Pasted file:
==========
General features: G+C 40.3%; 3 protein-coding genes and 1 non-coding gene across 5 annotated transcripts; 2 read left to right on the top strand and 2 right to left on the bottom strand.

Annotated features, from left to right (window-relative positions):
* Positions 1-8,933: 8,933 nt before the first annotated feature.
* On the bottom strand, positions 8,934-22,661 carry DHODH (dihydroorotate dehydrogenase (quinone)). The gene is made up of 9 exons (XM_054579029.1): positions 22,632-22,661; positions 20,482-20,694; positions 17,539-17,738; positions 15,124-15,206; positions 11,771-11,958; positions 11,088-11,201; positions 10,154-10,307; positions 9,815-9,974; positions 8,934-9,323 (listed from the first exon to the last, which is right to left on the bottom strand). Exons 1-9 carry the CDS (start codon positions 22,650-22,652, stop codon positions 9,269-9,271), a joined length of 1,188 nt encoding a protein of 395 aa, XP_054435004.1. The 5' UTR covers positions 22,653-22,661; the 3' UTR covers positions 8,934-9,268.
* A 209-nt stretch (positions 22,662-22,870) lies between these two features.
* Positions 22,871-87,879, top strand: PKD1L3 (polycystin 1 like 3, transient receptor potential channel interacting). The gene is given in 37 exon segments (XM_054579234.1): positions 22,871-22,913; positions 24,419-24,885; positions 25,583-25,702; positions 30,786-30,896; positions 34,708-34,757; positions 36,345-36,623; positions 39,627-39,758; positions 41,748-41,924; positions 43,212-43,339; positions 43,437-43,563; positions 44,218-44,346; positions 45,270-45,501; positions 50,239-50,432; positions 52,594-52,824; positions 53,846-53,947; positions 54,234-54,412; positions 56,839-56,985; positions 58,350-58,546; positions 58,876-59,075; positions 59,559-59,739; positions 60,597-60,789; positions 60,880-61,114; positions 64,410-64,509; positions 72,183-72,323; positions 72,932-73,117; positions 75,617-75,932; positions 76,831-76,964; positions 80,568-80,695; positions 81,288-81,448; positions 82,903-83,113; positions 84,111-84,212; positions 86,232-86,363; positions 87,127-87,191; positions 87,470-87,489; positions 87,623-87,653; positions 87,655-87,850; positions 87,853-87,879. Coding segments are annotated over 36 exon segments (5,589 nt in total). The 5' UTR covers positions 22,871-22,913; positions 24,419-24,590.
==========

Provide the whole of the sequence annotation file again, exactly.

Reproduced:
General features: G+C 40.3%; 3 protein-coding genes and 1 non-coding gene across 5 annotated transcripts; 2 read left to right on the top strand and 2 right to left on the bottom strand.

Annotated features, from left to right (window-relative positions):
* Positions 1-8,933: 8,933 nt before the first annotated feature.
* On the bottom strand, positions 8,934-22,661 carry DHODH (dihydroorotate dehydrogenase (quinone)). The gene is made up of 9 exons (XM_054579029.1): positions 22,632-22,661; positions 20,482-20,694; positions 17,539-17,738; positions 15,124-15,206; positions 11,771-11,958; positions 11,088-11,201; positions 10,154-10,307; positions 9,815-9,974; positions 8,934-9,323 (listed from the first exon to the last, which is right to left on the bottom strand). Exons 1-9 carry the CDS (start codon positions 22,650-22,652, stop codon positions 9,269-9,271), a joined length of 1,188 nt encoding a protein of 395 aa, XP_054435004.1. The 5' UTR covers positions 22,653-22,661; the 3' UTR covers positions 8,934-9,268.
* A 209-nt stretch (positions 22,662-22,870) lies between these two features.
* Positions 22,871-87,879, top strand: PKD1L3 (polycystin 1 like 3, transient receptor potential channel interacting). The gene is given in 37 exon segments (XM_054579234.1): positions 22,871-22,913; positions 24,419-24,885; positions 25,583-25,702; positions 30,786-30,896; positions 34,708-34,757; positions 36,345-36,623; positions 39,627-39,758; positions 41,748-41,924; positions 43,212-43,339; positions 43,437-43,563; positions 44,218-44,346; positions 45,270-45,501; positions 50,239-50,432; positions 52,594-52,824; positions 53,846-53,947; positions 54,234-54,412; positions 56,839-56,985; positions 58,350-58,546; positions 58,876-59,075; positions 59,559-59,739; positions 60,597-60,789; positions 60,880-61,114; positions 64,410-64,509; positions 72,183-72,323; positions 72,932-73,117; positions 75,617-75,932; positions 76,831-76,964; positions 80,568-80,695; positions 81,288-81,448; positions 82,903-83,113; positions 84,111-84,212; positions 86,232-86,363; positions 87,127-87,191; positions 87,470-87,489; positions 87,623-87,653; positions 87,655-87,850; positions 87,853-87,879. Coding segments are annotated over 36 exon segments (5,589 nt in total). The 5' UTR covers positions 22,871-22,913; positions 24,419-24,590.